It is common knowledge that physical traits, such as hair or eye color, are genetically inherited from one’s biological parents. Many people also know that certain disorders are caused by genetic abnormalities or occur more frequently in individuals who are genetically susceptible, as is the case in breast and colorectal cancers. There is somewhat less knowledge and more disagreement about how genes influence mental, emotional, and social factors – specifically in this case, the propensity for violence.
Over twenty years of research has shown that there are links between genetics and aggressive behaviors. For instance, deficient activity of a gene called monoamine oxidase A (MAOA) is known to increase the risk of violence in individuals who have experienced some type of childhood trauma. Minor differences in genotype can alter the expression of MAOA and moderate the effects of environmental exposures such as trauma in youth (Caspi et al., 2002). In addition to MAOA, at least four other genes have been found to be associated with antisocial behaviors such as violence (Ferguson & Beaver, 2009). While this association has been widely studied, the biology behind it was largely unknown – until recently.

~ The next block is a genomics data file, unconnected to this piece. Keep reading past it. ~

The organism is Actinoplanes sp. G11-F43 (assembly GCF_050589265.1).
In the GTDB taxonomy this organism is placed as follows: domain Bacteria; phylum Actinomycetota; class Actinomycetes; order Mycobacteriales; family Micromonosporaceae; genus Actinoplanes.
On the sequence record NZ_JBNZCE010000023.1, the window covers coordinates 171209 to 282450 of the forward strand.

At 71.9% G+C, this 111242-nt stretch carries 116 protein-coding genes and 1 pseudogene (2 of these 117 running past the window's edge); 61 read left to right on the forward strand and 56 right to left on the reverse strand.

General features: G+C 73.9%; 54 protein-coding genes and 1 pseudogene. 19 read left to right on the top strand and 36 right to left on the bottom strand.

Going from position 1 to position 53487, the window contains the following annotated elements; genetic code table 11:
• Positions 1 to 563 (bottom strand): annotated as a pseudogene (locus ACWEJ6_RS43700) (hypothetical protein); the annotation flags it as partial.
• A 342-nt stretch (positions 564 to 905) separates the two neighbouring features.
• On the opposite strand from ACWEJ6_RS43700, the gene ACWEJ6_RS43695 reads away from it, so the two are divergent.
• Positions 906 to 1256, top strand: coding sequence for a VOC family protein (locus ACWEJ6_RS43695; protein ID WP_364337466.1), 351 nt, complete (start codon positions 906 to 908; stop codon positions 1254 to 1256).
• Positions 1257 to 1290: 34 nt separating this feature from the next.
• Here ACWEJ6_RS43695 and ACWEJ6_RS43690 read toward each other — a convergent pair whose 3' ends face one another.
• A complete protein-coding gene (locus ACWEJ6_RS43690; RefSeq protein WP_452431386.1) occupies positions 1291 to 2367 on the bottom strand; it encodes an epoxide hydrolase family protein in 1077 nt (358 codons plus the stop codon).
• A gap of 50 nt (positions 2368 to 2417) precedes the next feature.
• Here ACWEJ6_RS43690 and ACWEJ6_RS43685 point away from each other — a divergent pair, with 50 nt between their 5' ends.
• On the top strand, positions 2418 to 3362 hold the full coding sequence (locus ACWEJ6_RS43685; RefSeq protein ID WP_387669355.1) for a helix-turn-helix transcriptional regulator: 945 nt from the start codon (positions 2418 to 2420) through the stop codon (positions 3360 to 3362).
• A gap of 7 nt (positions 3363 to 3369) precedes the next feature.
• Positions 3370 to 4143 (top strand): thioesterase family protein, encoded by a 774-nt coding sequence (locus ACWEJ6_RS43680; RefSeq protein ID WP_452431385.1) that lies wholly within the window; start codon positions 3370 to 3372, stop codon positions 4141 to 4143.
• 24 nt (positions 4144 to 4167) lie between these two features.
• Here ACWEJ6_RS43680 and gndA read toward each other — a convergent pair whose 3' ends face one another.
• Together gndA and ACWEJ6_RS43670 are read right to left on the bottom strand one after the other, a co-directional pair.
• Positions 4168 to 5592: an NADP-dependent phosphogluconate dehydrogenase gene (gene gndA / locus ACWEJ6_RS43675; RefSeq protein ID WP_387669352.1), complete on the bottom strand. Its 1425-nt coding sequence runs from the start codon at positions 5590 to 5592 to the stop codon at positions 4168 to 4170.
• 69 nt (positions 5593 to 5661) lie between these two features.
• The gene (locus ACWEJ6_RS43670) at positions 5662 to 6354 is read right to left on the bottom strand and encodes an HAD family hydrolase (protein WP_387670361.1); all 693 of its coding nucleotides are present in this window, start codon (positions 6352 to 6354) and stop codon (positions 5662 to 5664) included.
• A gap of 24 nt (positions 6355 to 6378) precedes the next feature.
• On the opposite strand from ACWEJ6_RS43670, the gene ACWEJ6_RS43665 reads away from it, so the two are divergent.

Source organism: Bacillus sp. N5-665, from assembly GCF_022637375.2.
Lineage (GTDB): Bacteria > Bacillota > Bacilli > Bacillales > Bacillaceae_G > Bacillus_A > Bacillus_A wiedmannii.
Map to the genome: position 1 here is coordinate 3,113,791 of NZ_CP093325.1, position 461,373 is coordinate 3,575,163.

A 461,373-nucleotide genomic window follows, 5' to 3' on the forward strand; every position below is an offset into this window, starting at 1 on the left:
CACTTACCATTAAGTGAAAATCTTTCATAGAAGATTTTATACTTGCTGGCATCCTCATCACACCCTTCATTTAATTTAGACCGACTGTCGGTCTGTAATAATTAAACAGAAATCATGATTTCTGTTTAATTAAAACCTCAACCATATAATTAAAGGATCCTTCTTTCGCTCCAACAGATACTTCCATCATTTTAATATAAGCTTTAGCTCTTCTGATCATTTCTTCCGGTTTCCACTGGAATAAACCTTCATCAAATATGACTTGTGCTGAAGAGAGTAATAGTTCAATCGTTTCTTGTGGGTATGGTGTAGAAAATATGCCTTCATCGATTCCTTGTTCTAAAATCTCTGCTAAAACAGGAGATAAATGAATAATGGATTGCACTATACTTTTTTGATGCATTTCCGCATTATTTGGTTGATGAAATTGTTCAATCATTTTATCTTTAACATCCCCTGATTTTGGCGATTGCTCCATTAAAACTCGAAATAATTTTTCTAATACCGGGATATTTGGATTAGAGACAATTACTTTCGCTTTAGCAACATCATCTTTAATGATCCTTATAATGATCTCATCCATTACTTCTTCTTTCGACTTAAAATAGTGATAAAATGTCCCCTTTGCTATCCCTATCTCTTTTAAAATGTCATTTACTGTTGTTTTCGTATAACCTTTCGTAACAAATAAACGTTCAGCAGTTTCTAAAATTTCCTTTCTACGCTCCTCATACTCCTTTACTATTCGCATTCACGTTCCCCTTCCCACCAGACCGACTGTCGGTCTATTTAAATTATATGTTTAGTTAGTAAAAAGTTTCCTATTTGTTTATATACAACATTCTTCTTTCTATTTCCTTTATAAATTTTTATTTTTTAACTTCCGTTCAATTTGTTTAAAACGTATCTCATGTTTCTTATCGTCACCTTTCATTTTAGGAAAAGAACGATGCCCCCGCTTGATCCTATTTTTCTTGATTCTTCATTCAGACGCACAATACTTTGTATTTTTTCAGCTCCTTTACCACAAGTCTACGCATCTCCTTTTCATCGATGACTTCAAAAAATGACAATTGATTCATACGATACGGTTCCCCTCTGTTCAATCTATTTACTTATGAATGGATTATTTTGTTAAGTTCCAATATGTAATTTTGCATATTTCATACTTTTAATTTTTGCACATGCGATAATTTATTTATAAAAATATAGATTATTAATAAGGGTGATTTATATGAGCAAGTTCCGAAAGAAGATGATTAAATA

In a study published a few weeks ago, behavioral geneticists from Switzerland looked at underlying neurological mechanisms related to aggression using rats as an animal model. They found that among rats psychological trauma during early life led to measurable changes in brain function and increased violent acts during adulthood. Furthermore, this study generated many new questions for future research, particularly about anti-depressants potentially reversing negative effects of trauma.
It is important to note that genes alone do not cause someone to be overly aggressive; as indicated, environment is also a key factor. Environment is a broad term that refers not only to physical surroundings but also to social interactions, which in this case mainly include childhood traumatic events. Examples of childhood trauma include witnessing violence or experiencing sexual assault. Both earlier research and the recent rat study suggest that exposure to trauma is more likely to lead to an increase in aggressive and antisocial behaviors if the individual is also genetically susceptible. This means that a specific subset of the population is at greater risk for violence, which presents a unique but challenging opportunity for violence prevention.